Should you need it or want it, I do offer this level of critique and also writer/author mentoring.

Toing and Froing Again, Part 2

This is the second post regarding teaching myself to recognize Toing and Froing when I commit it (a most heinous act done by inept writers on hopeless prose, poetry (it’d be tough but I’m sure it can be done), scriptwriting, playwriting, (possibly) non-fiction, creative non-fiction, …).

And remember, folks, I’m including myself in the above. I’m writing this Toing and Froing arc to teach myself better writing techniques because I Toed and Froed like a marathon runner who’d lost their bearings while writing The Alibi chapter 3 (of my current work in progress which I’ll start posting in August 2022).

Toing and Froing occurs when the writer/author has their characters move around or do things for no real story purpose; there’s no character development, no character revelation, the atmosphere doesn’t change, no plot elements are furthered or revealed, the movement is irrelevant to any established or impending plot points, the movement is unnecessary to the dialogue, et cetera.

Toing and Froing Again, Part 1 ended with “My writing speed slows down,” meaning I’ve lost my rhythm, and I pick up from there…
Continue reading “Toing and Froing Again, Part 2”

Attribution via Action

People who’ve worked with my in critique groups or in my trainings know about attribution via action because

  • I use it often in my own work and
  • I use it often when editing/critiquing someone’s work as it tightens scenes considerably.

Almost a year ago I wrote

The desire to have characters do something while talking is good, the execution is usually poor, and now we’re dealing with attribution via action which I’ll cover in another post.

in Toing and Froing and now, for various reasons, here’s that post.

Attribution via Action became increasingly important to me when writing my last novel, Tag. I noticed the actions I used for attribution purposes were stale, generic, didn’t apply to what happened in each scene.

I’ll defend myself with “It was a first, rough draft” which is true. I recognized the problem and made notes in the manuscript to fix it during rewrite, which I will because I tend towards anality about such things.

And still, it’s better not to have such issues in any draft, especially first drafts, as the more corrections necessary the more time taken not publishing and promoting the immediate project and all projects together.

So as I often do when I recognize a weakness in my own work, I gave myself exercises to improve my storycrafting and storytelling. In this case, use attribution via action specific to what I want the reader to experience when they read the sentence/paragraph/page/scene.

I’ve also learned from workshops and teaching that the term “attribution” isn’t in vogue any more.

Sigh.

So some definitions/explanations first.

Speech Tags
The reader has to know who’s communicating in a scene. Knowing who’s saying what is often more important that knowing what’s being said. This is done by identifying the speaker with what they’re speaking.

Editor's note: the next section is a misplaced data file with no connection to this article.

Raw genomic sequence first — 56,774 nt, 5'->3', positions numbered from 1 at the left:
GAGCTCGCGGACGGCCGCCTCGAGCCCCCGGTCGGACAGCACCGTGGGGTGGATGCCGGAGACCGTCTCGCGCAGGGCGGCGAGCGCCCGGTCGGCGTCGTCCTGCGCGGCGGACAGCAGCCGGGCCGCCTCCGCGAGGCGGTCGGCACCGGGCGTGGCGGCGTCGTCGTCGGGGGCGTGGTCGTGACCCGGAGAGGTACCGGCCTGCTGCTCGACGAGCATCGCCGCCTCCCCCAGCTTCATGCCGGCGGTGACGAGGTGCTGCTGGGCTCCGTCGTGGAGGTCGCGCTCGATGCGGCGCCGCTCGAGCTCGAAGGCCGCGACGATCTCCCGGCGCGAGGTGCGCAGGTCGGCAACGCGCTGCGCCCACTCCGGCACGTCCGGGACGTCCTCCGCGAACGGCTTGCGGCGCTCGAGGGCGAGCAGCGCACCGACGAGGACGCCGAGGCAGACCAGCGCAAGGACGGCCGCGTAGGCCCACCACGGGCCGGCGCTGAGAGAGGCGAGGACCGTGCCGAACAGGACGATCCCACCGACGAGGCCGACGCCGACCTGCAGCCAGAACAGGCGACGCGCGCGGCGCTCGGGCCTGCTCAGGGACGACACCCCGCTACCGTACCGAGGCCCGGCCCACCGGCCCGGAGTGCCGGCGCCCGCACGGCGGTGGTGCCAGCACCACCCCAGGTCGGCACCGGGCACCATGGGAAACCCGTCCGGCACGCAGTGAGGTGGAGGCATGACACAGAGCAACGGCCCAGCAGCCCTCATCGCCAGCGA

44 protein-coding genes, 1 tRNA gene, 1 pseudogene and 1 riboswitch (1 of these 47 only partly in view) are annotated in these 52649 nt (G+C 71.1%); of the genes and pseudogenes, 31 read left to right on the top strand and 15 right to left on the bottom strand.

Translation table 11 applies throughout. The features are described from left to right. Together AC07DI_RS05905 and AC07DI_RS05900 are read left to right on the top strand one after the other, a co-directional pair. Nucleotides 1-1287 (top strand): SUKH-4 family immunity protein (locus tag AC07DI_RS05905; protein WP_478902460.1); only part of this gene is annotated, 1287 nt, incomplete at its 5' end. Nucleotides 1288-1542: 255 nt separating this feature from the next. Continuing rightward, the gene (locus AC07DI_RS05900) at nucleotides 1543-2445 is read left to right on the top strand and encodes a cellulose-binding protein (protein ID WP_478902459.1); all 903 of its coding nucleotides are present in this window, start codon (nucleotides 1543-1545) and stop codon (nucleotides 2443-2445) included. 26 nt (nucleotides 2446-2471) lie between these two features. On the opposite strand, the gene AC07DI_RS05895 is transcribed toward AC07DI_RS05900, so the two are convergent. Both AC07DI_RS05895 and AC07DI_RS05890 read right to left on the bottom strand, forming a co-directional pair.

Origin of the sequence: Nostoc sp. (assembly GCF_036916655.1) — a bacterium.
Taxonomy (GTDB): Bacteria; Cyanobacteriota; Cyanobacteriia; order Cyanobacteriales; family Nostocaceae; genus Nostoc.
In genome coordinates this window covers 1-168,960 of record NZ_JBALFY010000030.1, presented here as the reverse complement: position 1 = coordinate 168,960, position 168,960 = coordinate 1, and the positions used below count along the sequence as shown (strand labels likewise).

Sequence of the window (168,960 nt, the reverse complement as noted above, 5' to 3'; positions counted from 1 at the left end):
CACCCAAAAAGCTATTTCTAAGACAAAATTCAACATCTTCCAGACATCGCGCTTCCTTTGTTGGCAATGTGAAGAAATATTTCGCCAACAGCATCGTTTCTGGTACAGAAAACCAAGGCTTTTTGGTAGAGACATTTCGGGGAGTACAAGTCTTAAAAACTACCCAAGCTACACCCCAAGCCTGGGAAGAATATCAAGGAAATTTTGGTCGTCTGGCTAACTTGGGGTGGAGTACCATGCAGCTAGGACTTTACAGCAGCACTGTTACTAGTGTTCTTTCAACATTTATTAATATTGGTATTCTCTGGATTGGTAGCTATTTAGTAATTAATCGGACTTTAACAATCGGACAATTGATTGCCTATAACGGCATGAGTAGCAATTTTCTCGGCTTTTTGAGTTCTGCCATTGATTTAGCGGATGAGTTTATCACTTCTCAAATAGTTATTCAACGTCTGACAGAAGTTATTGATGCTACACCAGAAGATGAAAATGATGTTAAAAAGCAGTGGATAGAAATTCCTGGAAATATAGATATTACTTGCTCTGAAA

Words like said, talked, shared, spoke, … are now called “speech tags” and use to be called “attributions” but far be it for a writer to use a single, exact word when a weak, two word phrase can almost do the job not as well.

Said, talked, shared, spoke, … are fine words and they are weak because they lack emotional content until we use a adverb modifier such as said angrily, talked quietly, shared emphatically, spoke loudly, …

A thesaurus helps because said angrily becomes hissed, talked quietly becomes whispered, shared emphatically becomes emphasized, spoke loudly becomes shouted, … becomes … and so on.


Greetings! I’m your friendly, neighborhood Threshold Guardian. This is a protected post. Protected posts in the My Work, Marketing, and StoryCrafting categories require a subscription (starting at 1$US/month) to access. Protected posts outside those categories require a General (free) membership.
Members and Subscribers can LogIn. Non members can join. Non-protected posts (there are several) are available to everyone.
Want to learn more about why I use a subscription model? Read More ch-ch-ch-ch-Changes Enjoy!

Linda Seger’s “Making a Good Script Great”

Linda Seger’s Making a Good Script Great is one of two books I recently picked up on scriptwriting/screenwriting because…well, basically because I like to learn, and learn I did. There are more pages dogeared, highlighted, and marked up than there are pages untouched.

 
Begin with the concept that storytelling is storytelling is storytelling and it doesn’t matter the medium because regardless of medium you want a strong, visceral reaction from your audience/reader.

Now recognize that any medium will touch on all aspects of getting that strong, visceral reaction to some degree; a character is a character is a character, a scene is a scene is a scene, dialogue is dialogue is dialogue.

Go one more to specific mediums emphasize specific aspects more than others due to that medium’s limitations. Literature can handle 1st Person POV handily, script/screenwriting not so much.

Recognize that and the next item is to learn ways to fake 1st Person POV in a medium designed for 3rd Person Limited/Omniscient POV.

And if you stop there and say to yourself, “But I don’t have to do that when I write a book” you’re missing out on an incredible learning opportunity. Sure, you may never have to do that in a book but learning how to do it and – more importantly – how to work with such a constraint gives you the flexibility to use that technique, parts of that techniques, concepts from that technique, modify it, et cetera, to make your own non-script/screenwriting work sing.